People are always saying to me, "What should I have in my puzzle bag?" or, “Martin, what have you got in your puzzle bag?” so I decided to take a puzzle bag at random, empty it, go through its contents, photograph everything, and tell all! The puzzle bag at random is the one that I took to the pub with me on Friday night, containing a mixture of puzzles that we discussed the previous week, that I didn't have with me, puzzles that caught my eye while re packing my puzzle bag, or possibly a new addition to my collection.
It also contains documentation and scribbled notes from many previous evenings in the pub, that one day might get word processed. It contains an array of pens of different colours, for hastily scribbled notes, quick diagrams of puzzles that are about to fall apart, and part solutions that I intend finishing, perhaps next week. A selection of different types of paper is also useful, lined paper, plain paper, squared paper, graph paper etc. A ruler is also useful, either for measuring or for drawing straight lines. It's also useful for measuring the gap at the top of your beer, if you haven't been given a full pint!
Last month I had a puzzle-buying holiday in Prague, and bought what is probably my heaviest puzzles so far, a 173 piece crystal burr, or pagoda burr, which one day I would like to fully dismantle and reassemble. I am therefore currently practising on much smaller versions, which is why I have this puzzle in my bag at present.
Last week we were discussing the puzzle consisting of four or five pieces made of connected spheres, which must be packed into a cubic wooden box. I mentioned that I had a version comprised of truncated and bevelled cubes rather than spheres, so I took this along with me on Friday night. Fortunately I had seen it at the front of a clear-fronted storage box.
Above left is a drawing that I did between beers, as a note to myself during a discussion on sphere packing. Above right is a very detailed drawing showing the dismantling of a six piece board burr. Below left is a template I created using Microsoft Word for showing the positions of different pieces while dismantling an 18 piece burr. I use diagrams such as this to mark the notches on pieces as I remove them. The diagram in the bottom right shows the starting position for the well-known sliding block puzzle "Ma and my boy".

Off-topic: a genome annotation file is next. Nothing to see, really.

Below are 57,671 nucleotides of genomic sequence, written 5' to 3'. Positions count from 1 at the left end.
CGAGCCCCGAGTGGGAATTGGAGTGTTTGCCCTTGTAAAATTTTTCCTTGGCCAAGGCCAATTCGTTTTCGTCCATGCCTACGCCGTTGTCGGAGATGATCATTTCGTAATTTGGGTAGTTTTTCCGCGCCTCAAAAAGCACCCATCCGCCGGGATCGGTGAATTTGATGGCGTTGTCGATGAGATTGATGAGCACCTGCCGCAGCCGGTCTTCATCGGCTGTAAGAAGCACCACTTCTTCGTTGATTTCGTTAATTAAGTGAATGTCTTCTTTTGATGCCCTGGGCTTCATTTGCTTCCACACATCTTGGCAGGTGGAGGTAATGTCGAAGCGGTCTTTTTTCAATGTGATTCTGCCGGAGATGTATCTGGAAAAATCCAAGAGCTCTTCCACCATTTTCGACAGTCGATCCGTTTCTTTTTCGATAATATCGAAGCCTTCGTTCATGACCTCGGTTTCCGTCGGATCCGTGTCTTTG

In the same box I found this interesting Cube Assembly, created by gluing tetracubes onto each of the six seperate faces of a box. A little arithmetic will tell you that only 24 of the 27 cubes in the three by three by three cube are present, but it is nevertheless a pleasing puzzle, a little infuriating but not too difficult.
I don't know the name of this puzzle I have three or four of this style, mostly bought cheaply in charity shops, not at all difficult, but quite eye-catching. I have seen puzzles like this sell for considerable sums on eBay, as I believe there is a well-known designer of these. Whether any of mine are by this designer I do not know.
These four simple plastic pieces, resembling chairs are a recent new puzzle from Think Fun, formerly Binary Arts. The object is to assemble the four chairs into a giant size replica of one of them. A simple idea that makes a challenging puzzle!
SpaceCubes have long been one of my favourite puzzles, both for my own entertainment and for the pleasure I get, warped as it may be, in watching other people try and assemble one of these little devils. Once you've succeeded in assembling six pieces into the skeletal structure, you can then try and Interlink them or nest them for further frustration.